We are assisting the dermatology team in their investigation of a 68 year old man, with a longstanding history of eczema, presenting with erythematous, well defined patches and plaques over his trunk and limbs, a 2cm firm lesion on his right arm and right axillary lymphadenopathy.
Many thanks for everyone’s input thus far. Summary of requested investigations:
- Bloods look unremarkable except for non-specific increase in inflammatory markers
- Viral serology, including HIV and Human T-cell lymphotropic virus type 1, is negative
- Skin biopsy reported as demonstrating an epidermotropic infiltrate of T cells (CD3+ CD4+ CD30+)
- Peripheral blood flow cytometry does not indicate an excess of Sezary cells and there is no evidence of a clonal TCR gene rearrangement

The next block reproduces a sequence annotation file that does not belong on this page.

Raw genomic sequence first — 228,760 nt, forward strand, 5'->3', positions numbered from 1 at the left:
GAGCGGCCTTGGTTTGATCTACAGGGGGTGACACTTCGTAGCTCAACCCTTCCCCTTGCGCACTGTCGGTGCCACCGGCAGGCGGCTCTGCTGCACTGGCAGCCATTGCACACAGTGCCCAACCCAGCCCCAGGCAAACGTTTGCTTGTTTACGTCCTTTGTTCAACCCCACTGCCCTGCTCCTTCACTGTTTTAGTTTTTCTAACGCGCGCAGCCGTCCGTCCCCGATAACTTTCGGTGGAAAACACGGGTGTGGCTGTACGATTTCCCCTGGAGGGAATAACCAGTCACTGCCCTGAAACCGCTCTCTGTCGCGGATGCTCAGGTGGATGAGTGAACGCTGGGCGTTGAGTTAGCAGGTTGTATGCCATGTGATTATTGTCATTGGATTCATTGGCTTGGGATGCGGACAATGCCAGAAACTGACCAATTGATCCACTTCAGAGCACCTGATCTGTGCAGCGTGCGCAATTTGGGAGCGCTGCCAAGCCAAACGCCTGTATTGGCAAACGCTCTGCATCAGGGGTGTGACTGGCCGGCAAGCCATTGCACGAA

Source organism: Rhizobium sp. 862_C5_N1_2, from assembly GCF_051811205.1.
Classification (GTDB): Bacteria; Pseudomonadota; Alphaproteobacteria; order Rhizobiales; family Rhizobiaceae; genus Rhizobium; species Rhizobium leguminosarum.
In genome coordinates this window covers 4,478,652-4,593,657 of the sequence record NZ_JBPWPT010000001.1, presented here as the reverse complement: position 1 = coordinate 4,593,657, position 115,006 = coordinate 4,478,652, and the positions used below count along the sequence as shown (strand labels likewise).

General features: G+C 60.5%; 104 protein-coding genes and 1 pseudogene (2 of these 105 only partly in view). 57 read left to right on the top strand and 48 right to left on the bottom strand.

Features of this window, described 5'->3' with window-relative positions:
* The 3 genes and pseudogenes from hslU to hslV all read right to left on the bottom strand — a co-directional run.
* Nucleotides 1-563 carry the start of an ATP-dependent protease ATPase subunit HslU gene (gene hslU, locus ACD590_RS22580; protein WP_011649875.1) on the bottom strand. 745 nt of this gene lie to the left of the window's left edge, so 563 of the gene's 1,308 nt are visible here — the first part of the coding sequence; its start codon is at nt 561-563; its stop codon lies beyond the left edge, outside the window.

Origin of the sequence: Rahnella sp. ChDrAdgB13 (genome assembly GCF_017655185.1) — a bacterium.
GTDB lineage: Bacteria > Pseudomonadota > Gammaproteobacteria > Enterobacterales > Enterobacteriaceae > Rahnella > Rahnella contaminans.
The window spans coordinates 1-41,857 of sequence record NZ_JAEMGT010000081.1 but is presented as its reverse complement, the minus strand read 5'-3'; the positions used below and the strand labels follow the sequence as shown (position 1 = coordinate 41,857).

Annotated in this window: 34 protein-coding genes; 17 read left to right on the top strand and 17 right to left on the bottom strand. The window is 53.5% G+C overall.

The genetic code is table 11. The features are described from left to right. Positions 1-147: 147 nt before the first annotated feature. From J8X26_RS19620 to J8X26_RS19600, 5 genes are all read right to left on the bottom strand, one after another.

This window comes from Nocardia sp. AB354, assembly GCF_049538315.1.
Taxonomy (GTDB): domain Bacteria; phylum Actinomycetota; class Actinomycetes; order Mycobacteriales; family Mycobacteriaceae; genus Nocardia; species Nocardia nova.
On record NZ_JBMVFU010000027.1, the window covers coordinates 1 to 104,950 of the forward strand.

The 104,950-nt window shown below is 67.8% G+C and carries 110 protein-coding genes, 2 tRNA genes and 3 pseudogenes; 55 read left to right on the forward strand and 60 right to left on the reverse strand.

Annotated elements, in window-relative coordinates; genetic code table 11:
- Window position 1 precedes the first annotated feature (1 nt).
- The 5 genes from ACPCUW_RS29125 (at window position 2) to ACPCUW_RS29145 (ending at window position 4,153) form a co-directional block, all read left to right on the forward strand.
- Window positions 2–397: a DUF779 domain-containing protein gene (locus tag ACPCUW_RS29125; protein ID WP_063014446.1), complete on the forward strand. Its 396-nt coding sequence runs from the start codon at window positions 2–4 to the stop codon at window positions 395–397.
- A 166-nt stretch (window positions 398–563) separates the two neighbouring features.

- Lymph node biopsy demonstrates reactive changes
- PET-CT confirms a right axillary lymph node measuring 2.7 cm with moderate FDG avidity (SUV max, 3.9). Increased uptake at the right arm corresponding with the clinical lesion.
As you have stated, investigation findings are suggestive of cutaneous T cell lymphoma (CTCL), specifically mycosis fungoides (MF).
How would you go about staging and risk stratifying the disease? What treatment options would you consider at this point, and under which medical team?
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